Yet throughout the songs, the wonders of orbit are never far away; even in ‘Extant’ itself the spacey synths and A range of musicians are set to perform at The Castle Hotelrolling rhythms are quick to return… just as there’s always hope in the relationships we have! It’s about seeing opportunity rather than obstacles and ‘Extant’ (appropriately meaning ‘still surviving’) is a track built through gradual electronic layering, highlighting a capacity for continuation, which deserves to celebrated. Expect looping drums, keyboards, buzzing synthesisers – and all topped-off with a great guitar solo. We go from darkness to light in the space of a single track, showcasing the duo’s ability to express a variety of journeys through sound. It’s no wonder that Vieon are known for being a treat live (complete with keytar!)– with a number of sold-out performances in 2015 further tipping them as an immersive electronic act to watch out for in 2016. Already some dates for this year have been announced, including an AnalogueTrash hosted evening on 21st May at The Castle Hotel, Manchester. It’s set to be an immersive intimate show; featuring Vieon along with ded.pixel, Mark Corrin and Valentine Records DJ’s. A blend of Manchester labels, lively musicians and intense electronica is sure to be a hit. Green is also recognized for his stunning visual effects, making Vieon not just an act, but artists you are sure to remember.

“Spiralling trips of teen fascination, the intensity of new love”

Alhough the second half of ‘Fly By Light’ offers a change in mood then, it certainly does not detract from quality or message. Even in the unknown we unlock new opportunities – a big theme in the album – just like the experiences we have in love we can learn from, even if they don’t last. This album made me think through spiralling trips of teen fascination; the intensity of new love, its ecstatic heights, followed by a spectacular crash. ‘Rise’ is a stunningly short closing track in which follows this perfectly, synths reaching a precarious level, vocals deepened and distorted. Something does indeed become clear on listening to the whole album through; it is a route to appreciating man’s own ability to reach new heights through love. This could be the love of a romantic relationship, as is suggested by the vocals, or the love of relating to music – delivering the message: things do go wrong, break down, but it’s all valuable insight. Electronica meets human experience, space exploration meets self-exploration. It’s a trip you certainly won’t regret taking and invites you to look back on episodes of life with appreciation, rather than regret. Powerful music opening up new mind space.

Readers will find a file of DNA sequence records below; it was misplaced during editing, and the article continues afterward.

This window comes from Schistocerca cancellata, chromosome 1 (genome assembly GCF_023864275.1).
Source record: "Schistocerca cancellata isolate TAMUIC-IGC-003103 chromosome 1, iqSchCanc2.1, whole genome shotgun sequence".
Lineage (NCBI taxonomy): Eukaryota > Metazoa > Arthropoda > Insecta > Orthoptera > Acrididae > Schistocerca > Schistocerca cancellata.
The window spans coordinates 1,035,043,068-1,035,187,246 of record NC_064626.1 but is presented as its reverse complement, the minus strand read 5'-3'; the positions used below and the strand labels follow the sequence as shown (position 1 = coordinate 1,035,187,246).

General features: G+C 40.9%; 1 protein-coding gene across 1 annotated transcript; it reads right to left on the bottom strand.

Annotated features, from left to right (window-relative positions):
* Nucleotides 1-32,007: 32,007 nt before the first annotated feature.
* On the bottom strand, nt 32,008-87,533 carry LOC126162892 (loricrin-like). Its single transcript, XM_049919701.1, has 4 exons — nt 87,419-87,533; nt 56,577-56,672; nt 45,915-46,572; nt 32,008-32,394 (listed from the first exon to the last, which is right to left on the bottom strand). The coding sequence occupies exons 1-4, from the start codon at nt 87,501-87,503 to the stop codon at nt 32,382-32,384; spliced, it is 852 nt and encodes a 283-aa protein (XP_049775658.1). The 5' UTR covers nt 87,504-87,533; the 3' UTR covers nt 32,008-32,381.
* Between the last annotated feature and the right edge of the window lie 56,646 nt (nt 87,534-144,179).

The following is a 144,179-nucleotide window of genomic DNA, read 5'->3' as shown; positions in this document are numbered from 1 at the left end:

For more information about Vieon, you can join them on Facebook. You can listen to their music on Soundcloud and browse their output on the AnalogueTrash label website.

 All words by Emily Oldfield, also on twitter as @EmilyvOldfield and has a website.